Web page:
Why Turks should still be our friends
Lately Israel’s relationship with Turkey has gone down the tubes. The Prime Minister walked out on our President back in January, our participation in a joint military exercise has been cancelled, and now a horrid TV series featuring murderous Israeli soldiers has been aired on Turkish TV.
In the right-on environs I tend to hang out, this has been met with some grim satisfaction. “Well of course the Turks are beginning to hate us too, after all we did in Gaza,” say some. “Of course they are going to portray our soldiers as cold-blooded murderers,” say others, “after all, what other image do they have of an Israeli soldier?”
If we were talking of a Palestinian kid in Gaza, I would most certainly agree with this line of argument. But the TV series was created and screened in Turkey, not in Gaza. And in Turkey they have a far more concrete experience of Israeli soldiers.
In the summer of 1999 two of my friends were called up for their military reserve duty. Their army unit was bound for Turkey. They weren’t invading, and they weren’t on their way to a secret recce of Syria: They were going to Turkey to help. They were members of the Search and Rescue unit of the Israeli army, and were going to donate their time, expertise, and equipment to help the Turkish government rescue the thousands of people trapped in rubble following a terrible earthquake.
I think my friends still have nightmares about that time. They worked around the clock, trying to help save people, but really they just spent their time pulling out rapidly decomposing corpses in front of their distraught relatives. In incredibly tough conditions, lacking water for themselves let alone for the rare survivors they found, they worked alongside locals trying to save lives.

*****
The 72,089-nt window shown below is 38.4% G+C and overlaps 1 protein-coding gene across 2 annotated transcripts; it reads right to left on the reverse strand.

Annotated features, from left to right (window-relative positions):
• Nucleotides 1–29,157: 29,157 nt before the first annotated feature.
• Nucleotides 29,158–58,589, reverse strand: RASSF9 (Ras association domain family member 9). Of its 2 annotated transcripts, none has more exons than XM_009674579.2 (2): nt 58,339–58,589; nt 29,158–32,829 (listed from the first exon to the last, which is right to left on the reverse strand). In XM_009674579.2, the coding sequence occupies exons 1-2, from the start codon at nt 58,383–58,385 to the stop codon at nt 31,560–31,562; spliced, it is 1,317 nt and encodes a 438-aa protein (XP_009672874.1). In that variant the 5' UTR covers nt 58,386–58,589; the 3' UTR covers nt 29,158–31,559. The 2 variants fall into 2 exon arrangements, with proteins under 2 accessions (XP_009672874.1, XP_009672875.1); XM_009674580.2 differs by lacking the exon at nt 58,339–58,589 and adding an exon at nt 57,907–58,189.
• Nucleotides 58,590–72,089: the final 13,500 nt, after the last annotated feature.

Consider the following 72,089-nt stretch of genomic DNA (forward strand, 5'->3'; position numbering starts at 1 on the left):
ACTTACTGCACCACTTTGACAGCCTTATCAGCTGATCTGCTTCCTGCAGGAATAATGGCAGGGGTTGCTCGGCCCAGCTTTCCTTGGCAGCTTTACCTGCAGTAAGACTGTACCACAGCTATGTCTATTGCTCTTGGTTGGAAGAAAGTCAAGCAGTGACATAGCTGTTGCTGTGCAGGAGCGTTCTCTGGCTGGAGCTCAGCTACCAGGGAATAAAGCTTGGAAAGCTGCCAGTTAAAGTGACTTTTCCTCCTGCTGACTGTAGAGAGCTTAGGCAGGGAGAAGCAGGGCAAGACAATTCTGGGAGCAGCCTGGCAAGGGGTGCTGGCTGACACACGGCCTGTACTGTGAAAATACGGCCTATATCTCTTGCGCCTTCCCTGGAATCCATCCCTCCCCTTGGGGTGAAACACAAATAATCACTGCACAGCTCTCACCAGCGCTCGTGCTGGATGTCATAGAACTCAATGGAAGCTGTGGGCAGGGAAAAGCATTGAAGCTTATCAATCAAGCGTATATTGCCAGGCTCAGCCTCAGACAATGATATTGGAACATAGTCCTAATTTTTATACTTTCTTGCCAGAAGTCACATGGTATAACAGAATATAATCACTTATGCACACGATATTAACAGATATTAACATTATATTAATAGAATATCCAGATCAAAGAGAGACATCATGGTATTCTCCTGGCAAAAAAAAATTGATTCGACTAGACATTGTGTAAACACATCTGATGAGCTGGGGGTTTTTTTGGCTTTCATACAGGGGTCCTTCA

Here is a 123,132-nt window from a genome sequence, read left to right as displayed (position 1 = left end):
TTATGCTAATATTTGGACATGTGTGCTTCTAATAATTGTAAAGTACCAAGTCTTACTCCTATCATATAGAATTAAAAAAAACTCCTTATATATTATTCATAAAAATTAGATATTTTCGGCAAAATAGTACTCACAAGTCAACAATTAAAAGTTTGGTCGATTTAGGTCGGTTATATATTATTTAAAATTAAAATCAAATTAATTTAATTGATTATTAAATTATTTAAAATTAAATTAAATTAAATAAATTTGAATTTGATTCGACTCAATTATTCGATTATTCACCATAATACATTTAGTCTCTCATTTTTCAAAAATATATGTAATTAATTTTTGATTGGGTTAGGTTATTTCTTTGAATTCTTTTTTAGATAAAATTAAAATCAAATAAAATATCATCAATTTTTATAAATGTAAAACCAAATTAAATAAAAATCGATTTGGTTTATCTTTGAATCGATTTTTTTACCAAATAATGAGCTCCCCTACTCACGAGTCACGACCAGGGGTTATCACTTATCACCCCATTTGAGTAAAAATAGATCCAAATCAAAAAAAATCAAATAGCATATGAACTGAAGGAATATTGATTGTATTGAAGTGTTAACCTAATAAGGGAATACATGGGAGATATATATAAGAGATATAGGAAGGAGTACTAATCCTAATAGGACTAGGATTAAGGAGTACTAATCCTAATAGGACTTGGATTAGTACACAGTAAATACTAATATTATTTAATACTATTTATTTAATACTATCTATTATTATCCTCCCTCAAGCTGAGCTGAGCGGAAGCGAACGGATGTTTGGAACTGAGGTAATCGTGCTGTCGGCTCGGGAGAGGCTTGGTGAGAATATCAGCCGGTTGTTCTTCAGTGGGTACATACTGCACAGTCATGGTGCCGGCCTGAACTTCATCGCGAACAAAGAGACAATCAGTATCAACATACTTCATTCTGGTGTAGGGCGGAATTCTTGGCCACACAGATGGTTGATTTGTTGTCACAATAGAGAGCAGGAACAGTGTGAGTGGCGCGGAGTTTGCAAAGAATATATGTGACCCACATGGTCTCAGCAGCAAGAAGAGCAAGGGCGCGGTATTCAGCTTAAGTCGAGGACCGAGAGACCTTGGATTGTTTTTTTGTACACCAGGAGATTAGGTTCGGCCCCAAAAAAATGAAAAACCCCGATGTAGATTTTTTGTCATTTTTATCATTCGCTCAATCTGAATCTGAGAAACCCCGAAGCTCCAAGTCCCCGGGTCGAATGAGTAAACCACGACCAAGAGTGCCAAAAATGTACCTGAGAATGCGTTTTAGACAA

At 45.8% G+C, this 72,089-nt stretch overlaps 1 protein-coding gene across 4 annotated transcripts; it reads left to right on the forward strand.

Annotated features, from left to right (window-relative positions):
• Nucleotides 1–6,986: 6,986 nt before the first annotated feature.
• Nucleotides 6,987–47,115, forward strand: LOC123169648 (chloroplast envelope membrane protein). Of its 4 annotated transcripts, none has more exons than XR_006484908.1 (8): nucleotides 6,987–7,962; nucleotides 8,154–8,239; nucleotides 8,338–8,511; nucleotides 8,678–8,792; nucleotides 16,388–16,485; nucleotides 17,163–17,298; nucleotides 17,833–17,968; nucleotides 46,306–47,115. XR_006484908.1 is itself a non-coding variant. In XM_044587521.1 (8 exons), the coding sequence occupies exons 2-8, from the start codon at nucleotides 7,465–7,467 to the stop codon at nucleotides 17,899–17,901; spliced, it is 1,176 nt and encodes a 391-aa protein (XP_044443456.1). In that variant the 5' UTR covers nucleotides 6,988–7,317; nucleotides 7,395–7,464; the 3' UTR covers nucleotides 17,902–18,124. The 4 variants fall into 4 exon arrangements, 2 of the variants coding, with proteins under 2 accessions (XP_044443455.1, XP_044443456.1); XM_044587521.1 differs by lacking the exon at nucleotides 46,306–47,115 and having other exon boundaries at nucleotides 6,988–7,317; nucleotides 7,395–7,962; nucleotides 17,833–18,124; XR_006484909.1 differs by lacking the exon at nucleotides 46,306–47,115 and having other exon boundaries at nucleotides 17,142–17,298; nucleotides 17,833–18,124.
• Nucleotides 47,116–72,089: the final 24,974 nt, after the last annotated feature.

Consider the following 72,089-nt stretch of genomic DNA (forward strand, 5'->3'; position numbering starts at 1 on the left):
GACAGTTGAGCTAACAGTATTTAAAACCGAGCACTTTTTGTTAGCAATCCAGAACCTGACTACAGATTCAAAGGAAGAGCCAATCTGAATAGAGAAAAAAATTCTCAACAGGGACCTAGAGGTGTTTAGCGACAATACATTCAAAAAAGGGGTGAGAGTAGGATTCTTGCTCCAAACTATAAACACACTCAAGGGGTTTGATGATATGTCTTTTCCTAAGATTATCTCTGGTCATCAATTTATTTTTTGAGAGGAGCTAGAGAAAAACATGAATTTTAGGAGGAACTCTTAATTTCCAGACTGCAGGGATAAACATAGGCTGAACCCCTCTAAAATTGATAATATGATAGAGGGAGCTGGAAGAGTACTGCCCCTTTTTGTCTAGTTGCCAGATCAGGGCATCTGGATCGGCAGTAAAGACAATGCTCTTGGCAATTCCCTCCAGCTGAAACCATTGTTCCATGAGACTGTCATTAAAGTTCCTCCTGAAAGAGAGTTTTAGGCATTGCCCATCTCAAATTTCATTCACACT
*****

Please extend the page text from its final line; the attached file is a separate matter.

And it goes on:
All this time they were dressed in full Israeli Army uniform. These are the Israeli soldiers that the Turkish people of Izmit know first-hand.
When their work had come to its tragic end – over 17,000 were declared dead at the end of the search, with half a million left homeless – one of my friends found himself in a shopping mall. He was still wearing the dusty military gear he’d been wearing since he’d arrived a week earlier. Suddenly he noticed that all the locals were staring at him, pointing at him in his Israeli uniform. He made to leave, worried about their response, when he was stunned by the sound of applause. The entire shopping mall had turned out to applaud and thank this Israeli soldier for the way in which he and his country had worked their guts out for Turkey in its time of need.
He’s my next-door neighbor – I spoke to him today to make sure I wasn’t making this up. It’s not a ‘hasbara’ story: It’s true.
So what happened? What happened to our incredible relationship with Turkey? It’s a reflex on the left – we assume it must be our fault. We assume that we screwed up. But how can that kind of blood-debt, how can that kind of loving sacrifice be so easily deleted in just under a decade? If a nation had come to our aid in such a way, wouldn’t we stand by them through thick and thin from then on?
I don’t mention this by way of justification of the Gaza war. As far as the Palestinians are concerned, there is no connection between the two events. But as far as the Turks are concerned, there ought to be.